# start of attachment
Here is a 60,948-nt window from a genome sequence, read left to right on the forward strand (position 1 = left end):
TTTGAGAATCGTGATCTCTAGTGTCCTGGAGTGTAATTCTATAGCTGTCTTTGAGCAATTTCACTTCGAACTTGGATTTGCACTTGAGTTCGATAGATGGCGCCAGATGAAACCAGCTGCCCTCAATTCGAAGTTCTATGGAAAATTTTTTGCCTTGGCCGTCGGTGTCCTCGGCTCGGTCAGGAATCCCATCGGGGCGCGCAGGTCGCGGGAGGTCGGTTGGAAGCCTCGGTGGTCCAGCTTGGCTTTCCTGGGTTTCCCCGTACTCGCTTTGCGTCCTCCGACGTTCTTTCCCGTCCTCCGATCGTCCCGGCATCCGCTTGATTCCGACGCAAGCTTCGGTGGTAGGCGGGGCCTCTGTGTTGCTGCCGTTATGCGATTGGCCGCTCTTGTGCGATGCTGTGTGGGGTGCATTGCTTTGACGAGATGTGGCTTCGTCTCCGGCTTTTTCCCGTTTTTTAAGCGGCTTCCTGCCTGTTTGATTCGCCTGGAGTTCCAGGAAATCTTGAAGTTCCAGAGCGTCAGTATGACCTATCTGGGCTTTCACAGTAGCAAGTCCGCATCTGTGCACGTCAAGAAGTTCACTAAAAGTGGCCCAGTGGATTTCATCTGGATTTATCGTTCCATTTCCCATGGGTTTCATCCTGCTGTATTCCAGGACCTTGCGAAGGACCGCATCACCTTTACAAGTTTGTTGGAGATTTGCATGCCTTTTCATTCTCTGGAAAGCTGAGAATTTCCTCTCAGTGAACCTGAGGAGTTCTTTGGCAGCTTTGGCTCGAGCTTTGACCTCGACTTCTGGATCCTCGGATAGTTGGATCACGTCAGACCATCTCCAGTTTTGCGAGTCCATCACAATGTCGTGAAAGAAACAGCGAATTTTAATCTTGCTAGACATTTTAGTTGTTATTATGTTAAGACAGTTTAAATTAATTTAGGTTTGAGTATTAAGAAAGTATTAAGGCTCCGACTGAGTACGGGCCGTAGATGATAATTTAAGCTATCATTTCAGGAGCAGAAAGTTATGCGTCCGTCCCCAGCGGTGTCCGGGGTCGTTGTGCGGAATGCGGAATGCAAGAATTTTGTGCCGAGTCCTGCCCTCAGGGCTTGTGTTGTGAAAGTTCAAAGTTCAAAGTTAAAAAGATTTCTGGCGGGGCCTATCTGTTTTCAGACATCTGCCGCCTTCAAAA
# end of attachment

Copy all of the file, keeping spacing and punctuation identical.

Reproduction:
Here is a 60,948-nt window from a genome sequence, read left to right on the forward strand (position 1 = left end):
TTTGAGAATCGTGATCTCTAGTGTCCTGGAGTGTAATTCTATAGCTGTCTTTGAGCAATTTCACTTCGAACTTGGATTTGCACTTGAGTTCGATAGATGGCGCCAGATGAAACCAGCTGCCCTCAATTCGAAGTTCTATGGAAAATTTTTTGCCTTGGCCGTCGGTGTCCTCGGCTCGGTCAGGAATCCCATCGGGGCGCGCAGGTCGCGGGAGGTCGGTTGGAAGCCTCGGTGGTCCAGCTTGGCTTTCCTGGGTTTCCCCGTACTCGCTTTGCGTCCTCCGACGTTCTTTCCCGTCCTCCGATCGTCCCGGCATCCGCTTGATTCCGACGCAAGCTTCGGTGGTAGGCGGGGCCTCTGTGTTGCTGCCGTTATGCGATTGGCCGCTCTTGTGCGATGCTGTGTGGGGTGCATTGCTTTGACGAGATGTGGCTTCGTCTCCGGCTTTTTCCCGTTTTTTAAGCGGCTTCCTGCCTGTTTGATTCGCCTGGAGTTCCAGGAAATCTTGAAGTTCCAGAGCGTCAGTATGACCTATCTGGGCTTTCACAGTAGCAAGTCCGCATCTGTGCACGTCAAGAAGTTCACTAAAAGTGGCCCAGTGGATTTCATCTGGATTTATCGTTCCATTTCCCATGGGTTTCATCCTGCTGTATTCCAGGACCTTGCGAAGGACCGCATCACCTTTACAAGTTTGTTGGAGATTTGCATGCCTTTTCATTCTCTGGAAAGCTGAGAATTTCCTCTCAGTGAACCTGAGGAGTTCTTTGGCAGCTTTGGCTCGAGCTTTGACCTCGACTTCTGGATCCTCGGATAGTTGGATCACGTCAGACCATCTCCAGTTTTGCGAGTCCATCACAATGTCGTGAAAGAAACAGCGAATTTTAATCTTGCTAGACATTTTAGTTGTTATTATGTTAAGACAGTTTAAATTAATTTAGGTTTGAGTATTAAGAAAGTATTAAGGCTCCGACTGAGTACGGGCCGTAGATGATAATTTAAGCTATCATTTCAGGAGCAGAAAGTTATGCGTCCGTCCCCAGCGGTGTCCGGGGTCGTTGTGCGGAATGCGGAATGCAAGAATTTTGTGCCGAGTCCTGCCCTCAGGGCTTGTGTTGTGAAAGTTCAAAGTTCAAAGTTAAAAAGATTTCTGGCGGGGCCTATCTGTTTTCAGACATCTGCCGCCTTCAAAA